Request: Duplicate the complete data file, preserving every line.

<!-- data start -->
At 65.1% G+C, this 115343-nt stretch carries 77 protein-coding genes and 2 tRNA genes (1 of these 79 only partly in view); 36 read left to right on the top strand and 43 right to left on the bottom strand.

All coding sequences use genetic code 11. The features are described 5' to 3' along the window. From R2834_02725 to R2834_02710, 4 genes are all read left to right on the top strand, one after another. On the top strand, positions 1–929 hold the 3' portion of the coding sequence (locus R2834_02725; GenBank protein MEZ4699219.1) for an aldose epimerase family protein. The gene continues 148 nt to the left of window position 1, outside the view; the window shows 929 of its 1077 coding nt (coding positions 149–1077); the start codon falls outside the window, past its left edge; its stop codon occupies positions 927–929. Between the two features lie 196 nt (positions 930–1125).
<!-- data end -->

At 65.1% G+C, this 115343-nt stretch carries 77 protein-coding genes and 2 tRNA genes (1 of these 79 only partly in view); 36 read left to right on the top strand and 43 right to left on the bottom strand.

All coding sequences use genetic code 11. The features are described 5' to 3' along the window. From R2834_02725 to R2834_02710, 4 genes are all read left to right on the top strand, one after another. On the top strand, positions 1–929 hold the 3' portion of the coding sequence (locus R2834_02725; GenBank protein MEZ4699219.1) for an aldose epimerase family protein. The gene continues 148 nt to the left of window position 1, outside the view; the window shows 929 of its 1077 coding nt (coding positions 149–1077); the start codon falls outside the window, past its left edge; its stop codon occupies positions 927–929. Between the two features lie 196 nt (positions 930–1125).